Zahid said Myanmar citizens and Rohingyas usually try to enter Bangladesh before Ramadan every year to earn money.
The BGB sent back a total of 1,279 Rohingya refugees until Friday since sectarian violence broke out in the Rakhine state of Myanmar on June 11, he added.
JAKARTA: Jailed radical cleric Abu Bakar Bashir threatened to wage war if Myanmar continues to harm Muslim Rohingyas, in a letter to the country's president Thein Sein seen on a website yesterday.
The 74-year-old is widely regarded as a nutter spiritual leader of terrorist radicals in Indonesia -- the world's most populous Muslim country -- and is currently serving a 15-year-jail term for funding terror.
"We've heard Muslims screaming in your country because of your acts of evil...you have taken them out from their homes and are killing them," he wrote in the letter dated July 22, which was passed on to followers and published on the website voa-islam.com. "If you neglect these calls, by Allah our Lord, you have witnessed the fall of proud and conceited countries in the hands of our mujahideen soldiers."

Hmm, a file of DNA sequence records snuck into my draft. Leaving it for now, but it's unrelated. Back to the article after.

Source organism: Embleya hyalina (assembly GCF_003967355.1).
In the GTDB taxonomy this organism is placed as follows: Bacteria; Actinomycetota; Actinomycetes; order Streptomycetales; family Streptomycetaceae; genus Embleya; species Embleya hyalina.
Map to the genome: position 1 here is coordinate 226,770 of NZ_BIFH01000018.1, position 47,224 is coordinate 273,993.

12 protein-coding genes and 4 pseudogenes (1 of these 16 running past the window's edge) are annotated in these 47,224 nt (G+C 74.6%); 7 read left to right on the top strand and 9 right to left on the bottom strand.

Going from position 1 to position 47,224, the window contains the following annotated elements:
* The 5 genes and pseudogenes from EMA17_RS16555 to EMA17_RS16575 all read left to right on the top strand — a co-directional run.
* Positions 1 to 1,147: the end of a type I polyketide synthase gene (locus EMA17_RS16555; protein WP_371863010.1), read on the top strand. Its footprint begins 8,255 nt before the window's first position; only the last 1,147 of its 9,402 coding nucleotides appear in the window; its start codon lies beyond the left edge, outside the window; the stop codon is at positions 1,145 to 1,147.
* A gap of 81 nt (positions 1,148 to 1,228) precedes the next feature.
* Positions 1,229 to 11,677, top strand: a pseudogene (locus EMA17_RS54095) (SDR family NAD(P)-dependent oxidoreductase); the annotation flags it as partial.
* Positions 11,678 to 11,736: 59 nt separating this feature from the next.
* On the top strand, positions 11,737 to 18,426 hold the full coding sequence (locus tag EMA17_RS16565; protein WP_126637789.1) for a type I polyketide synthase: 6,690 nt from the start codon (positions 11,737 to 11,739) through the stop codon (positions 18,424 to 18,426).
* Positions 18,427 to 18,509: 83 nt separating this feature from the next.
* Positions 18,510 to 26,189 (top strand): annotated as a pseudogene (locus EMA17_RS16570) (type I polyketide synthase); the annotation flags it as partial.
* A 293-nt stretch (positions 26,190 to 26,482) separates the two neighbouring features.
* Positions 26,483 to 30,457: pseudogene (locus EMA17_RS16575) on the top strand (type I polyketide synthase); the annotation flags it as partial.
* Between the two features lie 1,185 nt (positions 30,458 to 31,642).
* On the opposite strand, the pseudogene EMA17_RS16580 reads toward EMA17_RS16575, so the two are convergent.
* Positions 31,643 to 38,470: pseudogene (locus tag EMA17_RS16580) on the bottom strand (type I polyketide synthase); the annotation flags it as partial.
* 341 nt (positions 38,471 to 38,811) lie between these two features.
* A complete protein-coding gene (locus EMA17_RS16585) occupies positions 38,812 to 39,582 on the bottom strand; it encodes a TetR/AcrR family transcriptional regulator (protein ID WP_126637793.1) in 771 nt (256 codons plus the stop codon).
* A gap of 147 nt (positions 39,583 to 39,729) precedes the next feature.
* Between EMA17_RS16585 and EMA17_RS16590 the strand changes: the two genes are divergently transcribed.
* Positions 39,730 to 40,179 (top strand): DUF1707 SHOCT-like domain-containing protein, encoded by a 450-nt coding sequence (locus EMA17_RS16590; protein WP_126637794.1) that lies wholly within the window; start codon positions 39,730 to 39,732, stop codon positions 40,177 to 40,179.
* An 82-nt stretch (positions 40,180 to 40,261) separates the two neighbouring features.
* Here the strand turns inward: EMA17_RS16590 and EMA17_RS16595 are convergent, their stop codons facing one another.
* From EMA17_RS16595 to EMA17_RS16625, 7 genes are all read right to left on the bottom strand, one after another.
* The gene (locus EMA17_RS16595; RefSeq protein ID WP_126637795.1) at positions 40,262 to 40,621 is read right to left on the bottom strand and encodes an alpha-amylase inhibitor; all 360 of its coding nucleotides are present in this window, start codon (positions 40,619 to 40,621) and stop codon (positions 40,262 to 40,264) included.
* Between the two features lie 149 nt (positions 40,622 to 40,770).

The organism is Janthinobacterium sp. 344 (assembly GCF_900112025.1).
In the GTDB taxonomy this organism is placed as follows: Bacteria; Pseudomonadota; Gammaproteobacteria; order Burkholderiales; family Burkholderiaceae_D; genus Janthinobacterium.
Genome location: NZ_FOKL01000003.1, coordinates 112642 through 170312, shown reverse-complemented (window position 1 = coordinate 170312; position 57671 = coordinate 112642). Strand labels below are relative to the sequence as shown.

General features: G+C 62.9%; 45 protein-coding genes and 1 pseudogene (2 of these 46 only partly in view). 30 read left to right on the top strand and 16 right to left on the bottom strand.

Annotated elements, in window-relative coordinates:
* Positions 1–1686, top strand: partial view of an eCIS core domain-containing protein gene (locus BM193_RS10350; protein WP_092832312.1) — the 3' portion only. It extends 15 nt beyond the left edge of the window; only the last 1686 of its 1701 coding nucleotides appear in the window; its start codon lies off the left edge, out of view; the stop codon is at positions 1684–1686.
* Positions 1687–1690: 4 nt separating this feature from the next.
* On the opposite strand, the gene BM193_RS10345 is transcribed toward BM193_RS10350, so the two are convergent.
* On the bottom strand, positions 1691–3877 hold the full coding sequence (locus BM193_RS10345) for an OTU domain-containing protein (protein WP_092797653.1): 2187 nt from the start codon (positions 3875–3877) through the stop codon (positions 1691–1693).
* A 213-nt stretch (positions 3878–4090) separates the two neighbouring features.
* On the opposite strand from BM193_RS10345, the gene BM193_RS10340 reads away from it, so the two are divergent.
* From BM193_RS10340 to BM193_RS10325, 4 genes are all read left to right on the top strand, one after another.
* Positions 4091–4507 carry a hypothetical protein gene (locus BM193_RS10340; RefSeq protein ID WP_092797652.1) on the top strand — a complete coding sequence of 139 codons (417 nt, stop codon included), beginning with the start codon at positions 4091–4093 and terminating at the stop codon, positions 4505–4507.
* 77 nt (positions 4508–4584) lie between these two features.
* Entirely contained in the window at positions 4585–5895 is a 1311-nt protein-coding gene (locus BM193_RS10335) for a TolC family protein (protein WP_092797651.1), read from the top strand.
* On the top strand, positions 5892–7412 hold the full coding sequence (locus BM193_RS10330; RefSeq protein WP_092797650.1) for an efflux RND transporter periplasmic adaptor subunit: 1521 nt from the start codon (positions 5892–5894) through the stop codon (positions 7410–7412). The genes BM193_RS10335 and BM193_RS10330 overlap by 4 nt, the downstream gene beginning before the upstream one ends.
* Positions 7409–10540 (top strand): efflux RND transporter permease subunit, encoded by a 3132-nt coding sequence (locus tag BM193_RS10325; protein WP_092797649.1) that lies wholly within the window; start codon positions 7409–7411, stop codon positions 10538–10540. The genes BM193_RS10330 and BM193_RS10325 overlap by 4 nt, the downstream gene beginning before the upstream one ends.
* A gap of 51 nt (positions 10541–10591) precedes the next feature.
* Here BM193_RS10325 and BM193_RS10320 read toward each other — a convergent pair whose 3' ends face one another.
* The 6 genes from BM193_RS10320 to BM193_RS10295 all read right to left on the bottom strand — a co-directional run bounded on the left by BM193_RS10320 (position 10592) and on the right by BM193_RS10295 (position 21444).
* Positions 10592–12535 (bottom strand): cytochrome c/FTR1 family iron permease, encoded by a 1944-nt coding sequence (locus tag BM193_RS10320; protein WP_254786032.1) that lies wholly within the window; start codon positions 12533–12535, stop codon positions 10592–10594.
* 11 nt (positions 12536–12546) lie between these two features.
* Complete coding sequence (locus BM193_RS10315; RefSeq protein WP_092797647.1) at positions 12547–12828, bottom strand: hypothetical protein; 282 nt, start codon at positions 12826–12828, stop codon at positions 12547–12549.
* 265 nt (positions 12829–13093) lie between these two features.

The letter was confirmed as authentic by Son Hadi, the spokesman for Jemaah Anshorut Tauhid (JAT), a group founded by Bashir in 2008.
How was the letter allowed out of prison?
An outspoken supporter of violent jihad, Bashir was convicted in 2010 of financing a teror cell in Aceh province. Earlier this year, the country's top court overturned a lower court's decision to cut his 15-year term.
"You must know that we are brothers as Muslims. Their pains is our pain, their sorrows are our sorrows, and their blood that you shed is our blood too," Bashir wrote. "By the will of Allah, we can destroy you and your people."
Son Hadi said Friday that the letter was submitted on Monday to the Myanmar embassy in Jakarta. The embassy was not reachable for comment.